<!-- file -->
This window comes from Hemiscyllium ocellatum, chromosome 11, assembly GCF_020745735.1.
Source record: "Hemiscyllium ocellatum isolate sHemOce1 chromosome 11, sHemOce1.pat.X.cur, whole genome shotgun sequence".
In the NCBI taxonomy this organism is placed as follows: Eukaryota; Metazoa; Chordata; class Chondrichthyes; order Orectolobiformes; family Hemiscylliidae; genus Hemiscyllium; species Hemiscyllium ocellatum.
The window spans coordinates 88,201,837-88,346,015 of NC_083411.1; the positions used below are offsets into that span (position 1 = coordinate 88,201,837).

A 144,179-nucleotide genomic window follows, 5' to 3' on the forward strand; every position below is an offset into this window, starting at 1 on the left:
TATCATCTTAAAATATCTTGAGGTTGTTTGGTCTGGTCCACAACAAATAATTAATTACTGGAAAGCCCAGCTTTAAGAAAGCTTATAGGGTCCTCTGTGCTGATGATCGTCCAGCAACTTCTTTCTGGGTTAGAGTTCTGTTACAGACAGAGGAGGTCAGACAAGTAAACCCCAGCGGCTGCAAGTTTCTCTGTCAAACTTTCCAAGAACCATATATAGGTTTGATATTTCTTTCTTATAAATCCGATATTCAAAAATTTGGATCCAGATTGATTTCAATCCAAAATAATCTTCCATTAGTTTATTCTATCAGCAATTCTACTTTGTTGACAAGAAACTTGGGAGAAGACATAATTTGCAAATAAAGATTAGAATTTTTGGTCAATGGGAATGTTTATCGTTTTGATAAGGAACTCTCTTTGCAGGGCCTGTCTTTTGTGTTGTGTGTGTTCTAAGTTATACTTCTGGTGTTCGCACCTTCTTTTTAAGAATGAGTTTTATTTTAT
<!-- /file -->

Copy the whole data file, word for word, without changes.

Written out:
This window comes from Hemiscyllium ocellatum, chromosome 11, assembly GCF_020745735.1.
Source record: "Hemiscyllium ocellatum isolate sHemOce1 chromosome 11, sHemOce1.pat.X.cur, whole genome shotgun sequence".
In the NCBI taxonomy this organism is placed as follows: Eukaryota; Metazoa; Chordata; class Chondrichthyes; order Orectolobiformes; family Hemiscylliidae; genus Hemiscyllium; species Hemiscyllium ocellatum.
The window spans coordinates 88,201,837-88,346,015 of NC_083411.1; the positions used below are offsets into that span (position 1 = coordinate 88,201,837).

A 144,179-nucleotide genomic window follows, 5' to 3' on the forward strand; every position below is an offset into this window, starting at 1 on the left:
TATCATCTTAAAATATCTTGAGGTTGTTTGGTCTGGTCCACAACAAATAATTAATTACTGGAAAGCCCAGCTTTAAGAAAGCTTATAGGGTCCTCTGTGCTGATGATCGTCCAGCAACTTCTTTCTGGGTTAGAGTTCTGTTACAGACAGAGGAGGTCAGACAAGTAAACCCCAGCGGCTGCAAGTTTCTCTGTCAAACTTTCCAAGAACCATATATAGGTTTGATATTTCTTTCTTATAAATCCGATATTCAAAAATTTGGATCCAGATTGATTTCAATCCAAAATAATCTTCCATTAGTTTATTCTATCAGCAATTCTACTTTGTTGACAAGAAACTTGGGAGAAGACATAATTTGCAAATAAAGATTAGAATTTTTGGTCAATGGGAATGTTTATCGTTTTGATAAGGAACTCTCTTTGCAGGGCCTGTCTTTTGTGTTGTGTGTGTTCTAAGTTATACTTCTGGTGTTCGCACCTTCTTTTTAAGAATGAGTTTTATTTTAT